Saturday, 31 May 2014

A New HOTT Army

I've started on a new HOTT army. There's plenty of work left to do on it, but I seem to be making progress. This chap is the obvious centrepiece:

And here's the rest of the troops. The photos don't show them very clearly, so we'll keep the nature of the army a surprise for now, eh?

Friday, 30 May 2014

Monocacy Revisited

Last night we had a go with our Monocacy scenario for Longstreet. This is a five-player (well, five-deck) game - two Union and three Confederate, so a fairly ambitious undertaking.

We played in 15mm, and tried a tighter table than before; the last time we did this some troops barely got into the fight because the armies started too far apart.

This is a shot of the battlefield. The Confederates are attacking across the river in the right foreground, and with a main force at the far end of the table. The Union defensive line is the curve on the main part of the battlefield.

The Confederates prepare to attack across the river.

The main Union line.

The Confederates had a large force of troops on the Union side of the river. The Union had to decide how many troops to leave in position to meet this threat and how many to divert to the bridge and ford.

The Union marched a fair number of their troops to meet the Confederate attack across the river.

This was worth doing, as the troops they had defending the bridge were significantly outnumbered.

Meanwhile the main Confederate force launched a rapid attack in order to tie up as much of the Union force as it could.

And as the battle really got going I seemed to have stopped taking pictures ...

We ran out of time as the Confederate attack broke against the Union line, unlikely to force much of a breakthrough. There seemed to be a fair attack developing against the river crossings, however, and both sides were taking plenty of casualties. It would be touch and go who would reach their shatter-point first, so I guess we could call it a draw.

The biggest problem we had with this game was that most of the players hadn't played it before. So it was not only a large scenario to fit into an evening, but had a steep learning curve. Add in the fact that we played some of the multi-player rules incorrectly for part of the game, leading to some confusion about who could do what, and it was obvious that we'd be unlikely to finish it on time.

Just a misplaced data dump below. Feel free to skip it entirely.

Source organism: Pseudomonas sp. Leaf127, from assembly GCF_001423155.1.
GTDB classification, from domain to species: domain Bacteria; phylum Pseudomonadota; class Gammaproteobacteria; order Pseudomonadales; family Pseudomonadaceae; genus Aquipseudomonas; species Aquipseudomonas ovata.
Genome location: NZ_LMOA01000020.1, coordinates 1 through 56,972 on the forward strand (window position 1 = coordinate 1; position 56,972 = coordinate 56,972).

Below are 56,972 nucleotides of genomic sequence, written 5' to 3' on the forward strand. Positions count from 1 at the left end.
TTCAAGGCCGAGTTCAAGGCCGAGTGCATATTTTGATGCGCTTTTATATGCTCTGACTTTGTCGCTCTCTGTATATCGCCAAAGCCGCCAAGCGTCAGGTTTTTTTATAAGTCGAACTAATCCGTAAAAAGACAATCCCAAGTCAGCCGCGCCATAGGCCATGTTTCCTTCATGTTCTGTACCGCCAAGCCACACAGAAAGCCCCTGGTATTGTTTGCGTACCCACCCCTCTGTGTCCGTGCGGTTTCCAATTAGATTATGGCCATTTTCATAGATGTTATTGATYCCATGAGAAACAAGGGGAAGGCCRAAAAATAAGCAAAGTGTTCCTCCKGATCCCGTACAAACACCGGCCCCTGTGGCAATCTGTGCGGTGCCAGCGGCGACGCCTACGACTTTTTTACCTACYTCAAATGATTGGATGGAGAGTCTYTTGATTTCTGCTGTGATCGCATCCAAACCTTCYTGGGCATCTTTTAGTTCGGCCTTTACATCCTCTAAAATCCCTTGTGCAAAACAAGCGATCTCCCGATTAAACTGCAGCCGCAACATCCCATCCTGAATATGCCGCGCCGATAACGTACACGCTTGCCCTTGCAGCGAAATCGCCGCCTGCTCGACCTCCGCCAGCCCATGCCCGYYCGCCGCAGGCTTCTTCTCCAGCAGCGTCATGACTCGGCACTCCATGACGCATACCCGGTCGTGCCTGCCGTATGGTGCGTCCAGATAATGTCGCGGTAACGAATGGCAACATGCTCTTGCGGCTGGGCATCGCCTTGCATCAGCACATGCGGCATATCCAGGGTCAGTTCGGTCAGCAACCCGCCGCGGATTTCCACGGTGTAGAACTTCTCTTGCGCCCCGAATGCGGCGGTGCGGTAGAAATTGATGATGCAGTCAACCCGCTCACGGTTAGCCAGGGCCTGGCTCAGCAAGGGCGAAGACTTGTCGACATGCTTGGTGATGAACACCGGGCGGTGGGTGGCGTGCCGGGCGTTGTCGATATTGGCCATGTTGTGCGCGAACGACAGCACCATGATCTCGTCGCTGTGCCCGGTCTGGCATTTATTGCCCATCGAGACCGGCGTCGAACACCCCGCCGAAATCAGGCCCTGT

I still don't know if I actually like Longstreet. The core mechanisms are simple enough, but I'm beginning to wonder if they could be used to create a cardless game; it's the card-management that seems to cause the delay and confusion. Yes, they add a little friction and uncertainty as well, but maybe that can be created some other way. It's fine for one-on-one play, but then that limits you to games with a brigade a side. Perhaps Longstreet is too ambitious for a battle of this size; we fudged it into five commands, but in fact there were ten to twelve brigades on each side. Simply put, I don't think that Longstreet, straight out of the box, is the ACW game I'm looking for.

Thanks to Caesar and Ralph for setting up the game, and keeping it running as smoothly as possible, in the face of considerable adversity at one point.

Meanwhile there was also a game of Flames of War, featuring these lovely Bishops ...

... whilst Dave and Sir Not-Appearing-In-This-Picture played DBM.

I'm back on the secret project next week, so pictures may be limited.

Friday, 23 May 2014

Another Night Of Gaming In Wollongong

Four games on the go this week - two games of HOTT, one of Bolt Action and one of ... well, I can't say. If I did, I'd have to kill you, and neither of us wants that.

Bolt Action action.

Cei and Marco play HOTT. Cei was using my Alice in Wonderland army, whilst Marco was using my Australian Aboriginal force. Marco won a fairly decisive victory.

They played another game, with Marco keeping the Aborigines, but Cei switching to (and attacking with) the Boxer Rebellion Foreign Devils.

I don't know who won the second game; they played, packed up and went off clubbing afterwards. The stamina of youth ... *

I played a game against Peter, using the Chinese (with two dragons) against a Roman force.

I lost, when my general got backed up into my other chariot. I even had a dragon shot down by artillery.

I think we're playing Longstreet next week.

*Cei got home at 3am. I found this out via Facebook.

Tuesday, 20 May 2014


I don't normally do film reviews on The Stronghold Rebuilt, and this isn't a review anyway. But given my obvious interest in such things I thought it best to give you my opinion on the new Godzilla film, which we had a family outing to see on Sunday.